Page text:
Rashmita Jani Sriram


After coming here [to America] it was clear as day, I could taste it in my mouth” -Rashmita

At the young age of eight, Rashmita, moved from India all the way to Indianapolis, Indiana with her brother, mother and father. Before their big move, her mother was a stay-at-home mom, while her dad was a businessman. With the hope of better job opportunities in America, Rashmita’s parents decided to make a huge leap of faith and move to America.

Transitioning to Indiana had a big impact on Rashmita’s life, it was a complete culture shock! When I asked about how the transition was, she said, “the second I got off that plane, I felt like I became an adult”.

Life in Indianapolis was difficult because Rashmita did not speak any English. Not knowing English affected Rashmita in school. She was a third grader who knew how to read in English, but she did not know how to express herself and speak. For the first year, the school had her attend kindergarten classes as well as third grade. She struggled to learn the language and keep up with her classmates. Rashmita watched Sesame Street, and other PBS programs like Mr. Rogers to immerse herself into the English language. After about two years, she finally learned English and the academic part of the school became easier.

Yet it was still hard to make friends in school. She felt that she didn’t really fit in. “It was very difficult to figure out who I was and where I belonged, because I didn’t really belong there [Indiana]”. Like in many schools, there was a “social class”, and “if you didn’t fit into anywhere, you were kind of just hanging out alone”. After school, she had a job where she felt more accepted. Those were her favorite hours of the day.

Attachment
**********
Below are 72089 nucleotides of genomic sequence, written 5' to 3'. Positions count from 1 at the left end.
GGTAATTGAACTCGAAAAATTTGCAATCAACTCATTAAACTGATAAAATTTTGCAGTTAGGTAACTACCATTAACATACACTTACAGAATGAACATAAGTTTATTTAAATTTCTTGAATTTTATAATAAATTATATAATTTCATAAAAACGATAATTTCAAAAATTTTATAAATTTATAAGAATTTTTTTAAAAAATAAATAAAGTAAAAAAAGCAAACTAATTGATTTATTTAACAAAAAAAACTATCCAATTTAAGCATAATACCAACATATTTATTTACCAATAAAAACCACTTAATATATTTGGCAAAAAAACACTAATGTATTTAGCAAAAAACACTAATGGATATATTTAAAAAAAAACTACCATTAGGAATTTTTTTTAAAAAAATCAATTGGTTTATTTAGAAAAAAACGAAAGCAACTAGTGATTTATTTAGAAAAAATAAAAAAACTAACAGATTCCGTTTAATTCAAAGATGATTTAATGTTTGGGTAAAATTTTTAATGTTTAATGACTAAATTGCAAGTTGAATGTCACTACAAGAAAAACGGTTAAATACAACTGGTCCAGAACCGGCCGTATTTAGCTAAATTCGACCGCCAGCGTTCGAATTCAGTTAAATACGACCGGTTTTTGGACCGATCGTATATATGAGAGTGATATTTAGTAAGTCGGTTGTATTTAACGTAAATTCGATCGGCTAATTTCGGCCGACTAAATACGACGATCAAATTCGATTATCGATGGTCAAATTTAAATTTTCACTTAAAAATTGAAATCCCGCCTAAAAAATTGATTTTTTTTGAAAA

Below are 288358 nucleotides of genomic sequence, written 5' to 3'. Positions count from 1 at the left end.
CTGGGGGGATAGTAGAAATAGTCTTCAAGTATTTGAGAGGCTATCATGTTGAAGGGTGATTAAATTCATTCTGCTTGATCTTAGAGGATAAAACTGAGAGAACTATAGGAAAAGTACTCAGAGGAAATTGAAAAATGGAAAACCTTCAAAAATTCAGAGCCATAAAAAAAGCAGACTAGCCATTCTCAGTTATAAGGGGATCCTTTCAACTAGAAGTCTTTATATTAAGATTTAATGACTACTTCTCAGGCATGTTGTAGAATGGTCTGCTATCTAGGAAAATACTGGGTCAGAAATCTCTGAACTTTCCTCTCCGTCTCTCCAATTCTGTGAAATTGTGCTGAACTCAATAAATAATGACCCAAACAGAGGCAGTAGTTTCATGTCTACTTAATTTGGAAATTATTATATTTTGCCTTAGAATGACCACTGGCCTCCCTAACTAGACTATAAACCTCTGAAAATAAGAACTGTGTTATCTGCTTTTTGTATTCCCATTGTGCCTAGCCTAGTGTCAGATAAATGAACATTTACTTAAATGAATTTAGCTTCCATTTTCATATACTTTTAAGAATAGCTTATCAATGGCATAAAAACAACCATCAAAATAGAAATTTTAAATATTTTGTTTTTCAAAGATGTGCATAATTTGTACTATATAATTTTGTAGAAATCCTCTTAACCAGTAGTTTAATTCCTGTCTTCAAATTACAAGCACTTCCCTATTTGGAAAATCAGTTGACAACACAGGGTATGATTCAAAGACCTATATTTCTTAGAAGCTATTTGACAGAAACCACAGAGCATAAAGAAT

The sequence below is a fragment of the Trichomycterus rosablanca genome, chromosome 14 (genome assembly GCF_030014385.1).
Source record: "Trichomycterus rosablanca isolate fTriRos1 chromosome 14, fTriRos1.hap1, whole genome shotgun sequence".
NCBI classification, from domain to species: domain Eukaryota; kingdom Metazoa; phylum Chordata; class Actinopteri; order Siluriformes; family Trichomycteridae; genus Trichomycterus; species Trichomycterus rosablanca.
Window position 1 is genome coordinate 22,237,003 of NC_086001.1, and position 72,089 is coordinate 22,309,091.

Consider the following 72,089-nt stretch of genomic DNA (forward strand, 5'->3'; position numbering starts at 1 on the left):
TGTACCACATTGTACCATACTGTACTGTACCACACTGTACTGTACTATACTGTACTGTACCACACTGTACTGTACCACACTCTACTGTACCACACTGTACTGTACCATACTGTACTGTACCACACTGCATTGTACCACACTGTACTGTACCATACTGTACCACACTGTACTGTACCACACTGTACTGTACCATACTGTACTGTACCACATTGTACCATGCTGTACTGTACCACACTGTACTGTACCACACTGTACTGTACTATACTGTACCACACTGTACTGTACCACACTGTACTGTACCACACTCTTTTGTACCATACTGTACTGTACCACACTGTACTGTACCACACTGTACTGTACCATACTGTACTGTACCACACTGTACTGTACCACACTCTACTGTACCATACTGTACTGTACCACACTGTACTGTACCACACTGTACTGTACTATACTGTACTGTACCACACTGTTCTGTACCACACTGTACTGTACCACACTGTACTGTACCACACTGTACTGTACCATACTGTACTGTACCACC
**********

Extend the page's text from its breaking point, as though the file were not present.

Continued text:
Meanwhile when Rashmita was struggling with school, her parents had to adjust to American life as well. Rashmita’s father already knew English, but had to change his profession. The whole family learned a new culture together. Rashmita told me in our interview that her mother learned to balance the new culture, while maintaining the old.

Through tough times, Rashmita and her parents have worked hard and appreciate their gains. Although they faced many challenges, Rashmita’s family never saw it in a negative light. They understand the value and importance of family time and the money that they earn.

Rashmita continues to practice old family traditions and new ways of life. Now with two children of her own, one 5 year old and one 7 year old, her family lives with a mixture of both influences from the 80s in India, and life spent in America. Rashmita and her family do morning prayers together, and enjoy traditional Indian meals together. Rashmita always speaks to her children in her native language. One “new world” tradition the family shares is that every Friday night, is pizza night! The two children each get to pick their own show which is approved by the parents, and they get to watch a show together while eating pizza. This little family tradition allows the family to have something to look forward to, and encourages more family bonding.


at the ice skating rink

Rashmita’s story was told to and written by Alexis Faust.


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